The INTEGRATION GROUP is pursuing innovative new modeling work that ties future emissions to national income distributions, has initiated a historical study of scientific assessments, and is extending CMI’s outreach activities. A paper from the Pacala-Socolow Group proposes an accounting scheme to allocate future global CO2 emissions across nations, based on an individual emissions cap that would count only “high emitters” (roughly, the one billion highest emitters on the planet). The scheme treats these high emitters the same, regardless of where they live and has received much attention as a possible strategy for mediating disputes between developed and developing countries. A new research thrust in the Oppenheimer Group on the history of scientific assessments is gleaning lessons learned from the stratospheric ozone story to inform the current debate on climate change. On the outreach side, the new CMI website has made our research much more accessible and is serving as a platform for materials on both the “billion high emitters” paper and our now classic “stabilization wedges” concept.

CMI faculty are also involved in two other ambitious University programs that are raising Princeton’s profile as a center for studies of energy and the environment. The Siebel Energy Grand Challenge, part of the university’s larger Grand Challenges program on Energy, Health, and Development, funds research into energy technology, policy and security, and climate science. The recently created Andlinger Center for Energy and the Environment within the School of Engineering and Applied Science will focus on making fundamental “cleantech” discoveries and moving those findings rapidly into the marketplace.

In addition to its research contributions, CMI is helping steer the national dialogue on carbon mitigation. Co-Directors Pacala and Socolow have both undertaken substantial projects in the service of U.S. carbon policy. Pacala is leading a committee of the National Academies on carbon monitoring. Socolow has been a member of two National Academies’ panels on America’s Energy Future and America’s Climate Choices, and is co-directing (with bp’s Michael Desmond) an American Physical Society study on the potential for CO2 capture from air.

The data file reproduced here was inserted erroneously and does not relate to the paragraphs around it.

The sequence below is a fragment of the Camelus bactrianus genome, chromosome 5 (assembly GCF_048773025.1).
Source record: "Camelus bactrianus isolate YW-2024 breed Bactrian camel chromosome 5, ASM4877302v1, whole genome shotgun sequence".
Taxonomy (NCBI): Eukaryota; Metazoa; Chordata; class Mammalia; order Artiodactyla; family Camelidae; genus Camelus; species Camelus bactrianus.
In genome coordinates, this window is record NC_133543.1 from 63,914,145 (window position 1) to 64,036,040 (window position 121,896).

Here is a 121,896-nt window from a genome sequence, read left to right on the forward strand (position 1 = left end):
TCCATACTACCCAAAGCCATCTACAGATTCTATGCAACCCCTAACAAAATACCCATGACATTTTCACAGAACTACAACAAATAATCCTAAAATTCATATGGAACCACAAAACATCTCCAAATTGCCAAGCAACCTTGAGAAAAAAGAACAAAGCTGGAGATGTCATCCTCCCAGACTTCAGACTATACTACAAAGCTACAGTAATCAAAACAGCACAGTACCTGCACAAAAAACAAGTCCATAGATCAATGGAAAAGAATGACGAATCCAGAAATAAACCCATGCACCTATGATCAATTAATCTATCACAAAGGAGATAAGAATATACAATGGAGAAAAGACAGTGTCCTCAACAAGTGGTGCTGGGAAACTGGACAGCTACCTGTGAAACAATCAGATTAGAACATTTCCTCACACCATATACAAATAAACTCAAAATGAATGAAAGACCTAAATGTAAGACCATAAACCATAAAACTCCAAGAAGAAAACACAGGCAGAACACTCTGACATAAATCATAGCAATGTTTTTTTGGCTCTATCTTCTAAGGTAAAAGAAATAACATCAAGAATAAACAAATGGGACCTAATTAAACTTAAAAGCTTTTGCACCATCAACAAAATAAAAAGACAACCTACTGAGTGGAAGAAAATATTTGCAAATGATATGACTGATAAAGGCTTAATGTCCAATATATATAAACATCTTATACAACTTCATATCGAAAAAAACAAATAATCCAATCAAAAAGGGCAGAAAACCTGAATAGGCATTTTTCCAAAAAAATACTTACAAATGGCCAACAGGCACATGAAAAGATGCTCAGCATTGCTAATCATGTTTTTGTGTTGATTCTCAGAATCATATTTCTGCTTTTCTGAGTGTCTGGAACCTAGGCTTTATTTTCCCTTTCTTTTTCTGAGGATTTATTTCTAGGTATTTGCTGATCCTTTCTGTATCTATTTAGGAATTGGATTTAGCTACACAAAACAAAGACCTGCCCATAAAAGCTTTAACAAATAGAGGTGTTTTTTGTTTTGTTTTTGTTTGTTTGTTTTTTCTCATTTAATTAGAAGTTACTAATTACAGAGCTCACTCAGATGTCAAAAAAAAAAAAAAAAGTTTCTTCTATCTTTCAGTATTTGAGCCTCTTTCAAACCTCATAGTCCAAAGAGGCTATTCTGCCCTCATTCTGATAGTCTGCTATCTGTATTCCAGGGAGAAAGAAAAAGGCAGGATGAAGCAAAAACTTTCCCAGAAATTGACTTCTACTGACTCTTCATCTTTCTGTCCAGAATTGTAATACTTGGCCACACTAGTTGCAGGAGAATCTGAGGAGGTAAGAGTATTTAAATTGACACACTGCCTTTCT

Finally, CMI has benefited from close interaction with our bp colleagues over the year. Our CMI co-directors and group leaders have had fruitful meetings with members of the bp America office both on the Princeton campus as well as in Washington, DC. Both students and faculty have benefited from the on-campus presence of bp executives through the Vann Fellows Program. Fall of 2009 brought Kate Hadley Baker, bp’s Director of Well Planning and Geotechnical Exploration Operations, to the university. Dr. Baker taught a graduate level seminar on Petroleum Engineering. We are looking forward to welcoming Mike J. Smith, Vice President of Reservoir Management and Exploration Production Technology in the spring of 2010, and Michael B.J. Bowman, Vice President of Geosciences and Subsurface Description, in the fall of 2010.

With renewed funding and a growing portfolio of research, CMI continues to serve as a solid source of information on the carbon and climate problem while breaking new ground. After nine years, our members are seasoned veterans in carbon and climate issues and increasingly prominent voices in the climate policy conversation.